Anne Boleyn: A Tragedy was published in the same year as Henry Hart Milman’s Anne Boleyn: A Dramatic Poem and in fact was reviewed in tandem with it in at least one publication. (The Edinburgh Review, doing one of those those classic 20-page literary teardowns which seem to have been the nineteenth century’s most popular light reading). Milman’s play came out first, so he makes no mention of Grover’s, but Grover was acutely conscious of the fact that he had been beaten to the punch — and by a professor of poetry at Oxford, no less. Hence the reader is first presented with a several-page apologia and explanation in which Grover makes it clear that this play was in no way inspired by Milman’s work and in fact may have predated it.
The following drama was written by me in the months of January and February, 1823; and was shortly afterwards, at the instance of a friend, put into Mr. Murray’s hands for publication; who informed me that it was consigned to some person for perusal. It was returned, however, with a polite intimation, that, in consequence of the failure of some poem by Lord Byron, the public taste did not seem disposed towards works of the sort: and, in plain terms, that it was not convenient to Mr. Murray to publish it.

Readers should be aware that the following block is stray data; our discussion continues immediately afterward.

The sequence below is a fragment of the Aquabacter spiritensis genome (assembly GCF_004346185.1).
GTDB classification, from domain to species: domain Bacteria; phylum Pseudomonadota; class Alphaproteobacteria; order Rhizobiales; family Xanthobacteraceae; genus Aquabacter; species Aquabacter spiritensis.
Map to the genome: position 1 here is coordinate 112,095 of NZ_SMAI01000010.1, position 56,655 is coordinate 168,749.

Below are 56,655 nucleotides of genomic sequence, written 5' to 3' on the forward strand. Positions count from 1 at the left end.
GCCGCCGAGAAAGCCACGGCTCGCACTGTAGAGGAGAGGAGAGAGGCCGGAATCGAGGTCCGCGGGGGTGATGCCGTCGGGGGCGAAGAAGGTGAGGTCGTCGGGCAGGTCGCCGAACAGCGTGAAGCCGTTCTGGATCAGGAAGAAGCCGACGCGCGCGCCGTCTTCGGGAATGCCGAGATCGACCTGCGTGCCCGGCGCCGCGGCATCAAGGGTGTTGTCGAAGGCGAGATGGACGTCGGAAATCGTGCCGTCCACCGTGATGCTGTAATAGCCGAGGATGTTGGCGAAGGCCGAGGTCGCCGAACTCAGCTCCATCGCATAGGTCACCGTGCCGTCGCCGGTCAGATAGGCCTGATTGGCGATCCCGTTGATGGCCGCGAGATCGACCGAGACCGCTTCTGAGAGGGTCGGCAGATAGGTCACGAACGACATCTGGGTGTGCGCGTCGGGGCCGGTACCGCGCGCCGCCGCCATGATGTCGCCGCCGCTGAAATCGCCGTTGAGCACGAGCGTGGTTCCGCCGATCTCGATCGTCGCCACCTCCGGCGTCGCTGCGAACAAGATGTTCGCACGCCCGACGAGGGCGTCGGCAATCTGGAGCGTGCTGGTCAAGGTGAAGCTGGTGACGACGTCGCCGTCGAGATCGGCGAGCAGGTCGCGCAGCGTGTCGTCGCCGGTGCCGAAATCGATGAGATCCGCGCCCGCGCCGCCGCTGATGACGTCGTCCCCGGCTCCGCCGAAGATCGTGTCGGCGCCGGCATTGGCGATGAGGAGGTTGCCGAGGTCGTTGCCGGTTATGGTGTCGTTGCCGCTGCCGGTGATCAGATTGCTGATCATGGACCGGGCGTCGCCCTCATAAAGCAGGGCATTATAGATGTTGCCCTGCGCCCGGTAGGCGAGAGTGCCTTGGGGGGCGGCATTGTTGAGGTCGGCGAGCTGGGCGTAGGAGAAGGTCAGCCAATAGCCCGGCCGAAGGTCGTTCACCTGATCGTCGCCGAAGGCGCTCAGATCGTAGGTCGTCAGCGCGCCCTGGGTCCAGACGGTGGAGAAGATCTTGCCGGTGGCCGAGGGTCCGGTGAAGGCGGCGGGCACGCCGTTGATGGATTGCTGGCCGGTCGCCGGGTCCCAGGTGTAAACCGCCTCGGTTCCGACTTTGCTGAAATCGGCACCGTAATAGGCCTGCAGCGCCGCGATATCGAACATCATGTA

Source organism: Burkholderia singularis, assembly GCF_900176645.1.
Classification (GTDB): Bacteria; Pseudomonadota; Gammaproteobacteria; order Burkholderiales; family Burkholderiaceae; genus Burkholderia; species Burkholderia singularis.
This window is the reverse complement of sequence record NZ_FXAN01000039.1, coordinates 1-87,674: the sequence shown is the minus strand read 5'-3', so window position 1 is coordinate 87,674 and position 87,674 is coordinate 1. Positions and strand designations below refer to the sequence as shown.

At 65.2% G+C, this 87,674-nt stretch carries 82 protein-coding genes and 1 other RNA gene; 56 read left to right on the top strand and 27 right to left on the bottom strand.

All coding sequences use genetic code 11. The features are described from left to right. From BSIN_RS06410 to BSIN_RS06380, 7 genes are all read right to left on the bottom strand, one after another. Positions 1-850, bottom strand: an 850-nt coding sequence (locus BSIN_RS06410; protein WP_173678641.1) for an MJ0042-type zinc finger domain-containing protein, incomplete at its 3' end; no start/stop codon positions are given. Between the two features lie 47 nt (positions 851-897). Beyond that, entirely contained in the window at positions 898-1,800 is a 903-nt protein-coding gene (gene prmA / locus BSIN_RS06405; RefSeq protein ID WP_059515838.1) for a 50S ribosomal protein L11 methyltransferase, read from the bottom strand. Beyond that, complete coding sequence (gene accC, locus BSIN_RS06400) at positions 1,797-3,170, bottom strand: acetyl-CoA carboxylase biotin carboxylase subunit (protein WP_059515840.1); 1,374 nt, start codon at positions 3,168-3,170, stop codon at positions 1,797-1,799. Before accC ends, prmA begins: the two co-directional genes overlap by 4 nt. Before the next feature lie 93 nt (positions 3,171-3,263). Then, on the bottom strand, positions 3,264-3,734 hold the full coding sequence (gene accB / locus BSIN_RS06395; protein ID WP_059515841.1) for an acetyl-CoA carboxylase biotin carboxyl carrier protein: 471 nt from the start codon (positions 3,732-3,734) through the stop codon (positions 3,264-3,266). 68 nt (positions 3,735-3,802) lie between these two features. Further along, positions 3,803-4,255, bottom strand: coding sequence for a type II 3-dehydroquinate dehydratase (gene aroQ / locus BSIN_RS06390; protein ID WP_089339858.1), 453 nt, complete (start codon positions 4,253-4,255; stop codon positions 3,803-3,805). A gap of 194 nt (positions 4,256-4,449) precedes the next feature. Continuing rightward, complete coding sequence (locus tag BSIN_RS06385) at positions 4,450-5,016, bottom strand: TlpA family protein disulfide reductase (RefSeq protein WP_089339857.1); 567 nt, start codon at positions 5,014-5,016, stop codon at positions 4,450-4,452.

He goes on to explain that he put the poem by with the intention of revising it at some point, but that when Milman’s poem was published he read it and was dismayed to “find in it a series of resemblances, both in the plot and the expressions, to those of my own poem.” Therefore he rushed his own poem into print as fast as possible lest he be accused of plagiarizing, although he had no time for real revisions. He concludes by expressing the hope that the public will enjoy it, although he is “fully aware … how much it has to compete with in established reputation, which guards, like a protecting aegis, every literary production of the Oxford Professor of Poetry.”